President Mokgweetsi Masisi on Friday launched an ambitious space ship programme, a first of its kind, which will see Botswana entering the space race.
The programme will shoot into orbit its own home-grown miniature space crafts, the smallest and modern satellite cubes that are fast replacing the traditional gigantic space ships in space missions.
The launch of the space programme is consonant with Masisi’s development agenda of harnessing a knowledge-based economy as he proudly singled out the university for its remarkable response to his rallying call: “If there is an institution that has responded to the clarion call of the leadership and whose response had fitted like a hand to gloves, it is BIUST."
Masisi, who had been involved with the inaugural space programme and embraced it from the beginning announced at the launch that despite the hardships brought about by the coronavirus (COVID-19) to government budget and national economy, it is these adverse effects of the pandemic that had emboldened commitment to invest in the space race and harness it.
“It will take three years, will require full commitment and selfless dedication. It will be demanding as it is the first of its nature to launch a satellite in space. However, if the data is mined right, and market forces respond enough, our trade in the African space should markedly improve in the beef industry so that the reproductive capacity and genetics of our beef is improved,” the President added.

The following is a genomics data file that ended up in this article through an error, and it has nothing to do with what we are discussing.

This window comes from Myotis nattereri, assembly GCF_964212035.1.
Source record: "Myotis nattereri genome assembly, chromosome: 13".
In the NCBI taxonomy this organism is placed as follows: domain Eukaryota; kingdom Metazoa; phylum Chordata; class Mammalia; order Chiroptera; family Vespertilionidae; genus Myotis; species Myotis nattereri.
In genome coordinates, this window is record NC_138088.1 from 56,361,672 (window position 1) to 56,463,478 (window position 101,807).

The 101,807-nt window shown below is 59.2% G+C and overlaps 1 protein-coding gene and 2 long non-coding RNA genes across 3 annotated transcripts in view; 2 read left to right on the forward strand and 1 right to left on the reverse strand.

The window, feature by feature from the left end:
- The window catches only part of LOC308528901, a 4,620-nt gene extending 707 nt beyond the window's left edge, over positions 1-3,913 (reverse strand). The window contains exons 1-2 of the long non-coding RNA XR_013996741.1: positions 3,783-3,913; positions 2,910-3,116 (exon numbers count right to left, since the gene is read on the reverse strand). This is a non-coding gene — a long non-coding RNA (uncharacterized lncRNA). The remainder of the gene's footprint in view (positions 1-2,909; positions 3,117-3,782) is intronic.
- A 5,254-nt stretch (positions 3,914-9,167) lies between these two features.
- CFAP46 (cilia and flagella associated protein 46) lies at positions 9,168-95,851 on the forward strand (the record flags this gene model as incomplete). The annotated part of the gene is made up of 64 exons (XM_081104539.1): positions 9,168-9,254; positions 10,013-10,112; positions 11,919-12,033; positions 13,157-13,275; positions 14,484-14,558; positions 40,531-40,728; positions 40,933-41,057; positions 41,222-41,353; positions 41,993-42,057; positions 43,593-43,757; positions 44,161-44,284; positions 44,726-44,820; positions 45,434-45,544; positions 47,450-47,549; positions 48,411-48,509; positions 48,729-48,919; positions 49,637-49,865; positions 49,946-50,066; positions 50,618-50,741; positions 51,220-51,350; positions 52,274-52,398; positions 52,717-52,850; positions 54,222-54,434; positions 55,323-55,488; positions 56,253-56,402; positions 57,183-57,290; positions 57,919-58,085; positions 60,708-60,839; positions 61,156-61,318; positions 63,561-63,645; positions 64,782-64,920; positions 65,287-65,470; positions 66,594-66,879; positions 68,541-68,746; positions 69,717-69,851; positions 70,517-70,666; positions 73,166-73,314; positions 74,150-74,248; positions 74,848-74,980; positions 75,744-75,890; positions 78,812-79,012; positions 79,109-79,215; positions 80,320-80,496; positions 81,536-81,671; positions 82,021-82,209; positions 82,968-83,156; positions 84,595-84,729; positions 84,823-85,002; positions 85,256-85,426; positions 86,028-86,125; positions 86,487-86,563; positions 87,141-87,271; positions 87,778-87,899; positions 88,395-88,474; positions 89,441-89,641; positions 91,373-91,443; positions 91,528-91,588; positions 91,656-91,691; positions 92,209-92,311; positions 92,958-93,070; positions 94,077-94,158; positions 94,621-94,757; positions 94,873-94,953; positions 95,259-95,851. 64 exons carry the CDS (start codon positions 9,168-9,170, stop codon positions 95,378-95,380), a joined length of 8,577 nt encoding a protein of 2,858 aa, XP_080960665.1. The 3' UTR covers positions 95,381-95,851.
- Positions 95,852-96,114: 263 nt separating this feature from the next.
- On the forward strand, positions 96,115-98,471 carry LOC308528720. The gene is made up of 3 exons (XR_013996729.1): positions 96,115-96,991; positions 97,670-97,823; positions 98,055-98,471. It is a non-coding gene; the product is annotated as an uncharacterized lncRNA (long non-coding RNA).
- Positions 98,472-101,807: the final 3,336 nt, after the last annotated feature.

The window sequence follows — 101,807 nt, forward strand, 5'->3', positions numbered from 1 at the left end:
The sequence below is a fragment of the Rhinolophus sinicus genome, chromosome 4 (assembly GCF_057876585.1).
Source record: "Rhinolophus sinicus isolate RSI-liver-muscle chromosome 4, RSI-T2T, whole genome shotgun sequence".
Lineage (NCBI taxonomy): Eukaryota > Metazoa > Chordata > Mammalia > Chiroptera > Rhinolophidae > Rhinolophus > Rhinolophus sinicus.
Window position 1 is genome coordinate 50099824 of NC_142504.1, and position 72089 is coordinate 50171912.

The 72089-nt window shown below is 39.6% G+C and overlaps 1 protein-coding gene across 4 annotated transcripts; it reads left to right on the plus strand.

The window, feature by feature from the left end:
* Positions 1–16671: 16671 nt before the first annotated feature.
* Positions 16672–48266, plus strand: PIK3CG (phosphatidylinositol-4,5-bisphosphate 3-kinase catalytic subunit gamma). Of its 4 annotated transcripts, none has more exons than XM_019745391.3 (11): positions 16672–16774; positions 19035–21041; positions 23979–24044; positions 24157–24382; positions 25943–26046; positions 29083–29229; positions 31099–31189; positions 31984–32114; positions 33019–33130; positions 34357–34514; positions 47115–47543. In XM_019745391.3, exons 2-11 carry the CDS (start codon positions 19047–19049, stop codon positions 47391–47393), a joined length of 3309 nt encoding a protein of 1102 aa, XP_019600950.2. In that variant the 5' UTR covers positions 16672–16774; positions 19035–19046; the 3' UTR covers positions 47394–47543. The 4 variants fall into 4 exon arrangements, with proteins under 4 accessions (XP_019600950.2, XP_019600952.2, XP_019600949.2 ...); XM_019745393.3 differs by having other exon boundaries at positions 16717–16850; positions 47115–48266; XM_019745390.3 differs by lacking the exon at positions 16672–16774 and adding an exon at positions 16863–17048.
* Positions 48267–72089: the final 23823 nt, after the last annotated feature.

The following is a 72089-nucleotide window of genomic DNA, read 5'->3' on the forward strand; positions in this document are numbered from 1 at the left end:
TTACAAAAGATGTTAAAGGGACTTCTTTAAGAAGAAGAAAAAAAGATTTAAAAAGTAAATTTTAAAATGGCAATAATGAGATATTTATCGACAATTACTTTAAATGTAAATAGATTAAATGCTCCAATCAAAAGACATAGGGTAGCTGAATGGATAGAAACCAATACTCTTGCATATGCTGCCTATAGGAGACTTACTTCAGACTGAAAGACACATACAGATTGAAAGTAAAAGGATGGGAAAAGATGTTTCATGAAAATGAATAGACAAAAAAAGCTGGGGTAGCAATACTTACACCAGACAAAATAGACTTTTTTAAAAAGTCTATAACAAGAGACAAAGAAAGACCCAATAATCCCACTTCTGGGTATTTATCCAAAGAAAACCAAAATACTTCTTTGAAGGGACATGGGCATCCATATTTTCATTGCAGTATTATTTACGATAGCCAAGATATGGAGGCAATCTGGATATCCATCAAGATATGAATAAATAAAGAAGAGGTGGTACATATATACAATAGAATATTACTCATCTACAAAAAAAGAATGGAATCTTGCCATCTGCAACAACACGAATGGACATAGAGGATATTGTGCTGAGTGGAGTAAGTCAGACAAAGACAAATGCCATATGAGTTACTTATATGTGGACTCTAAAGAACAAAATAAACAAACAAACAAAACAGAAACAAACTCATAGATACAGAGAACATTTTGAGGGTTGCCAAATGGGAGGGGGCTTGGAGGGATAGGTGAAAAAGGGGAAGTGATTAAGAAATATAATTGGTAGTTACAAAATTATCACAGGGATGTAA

The Botswana space race mission targets to be ready to send its own cube satellite in three years, initially sending three of these types for earth observation missions, with the ambition of later sending as many as six to 12 units because, according to the lead scientist Dr Bokamoso Basutli the many, the better "to create a constellation, for purposes of data backups, risk reduction, and data securities”.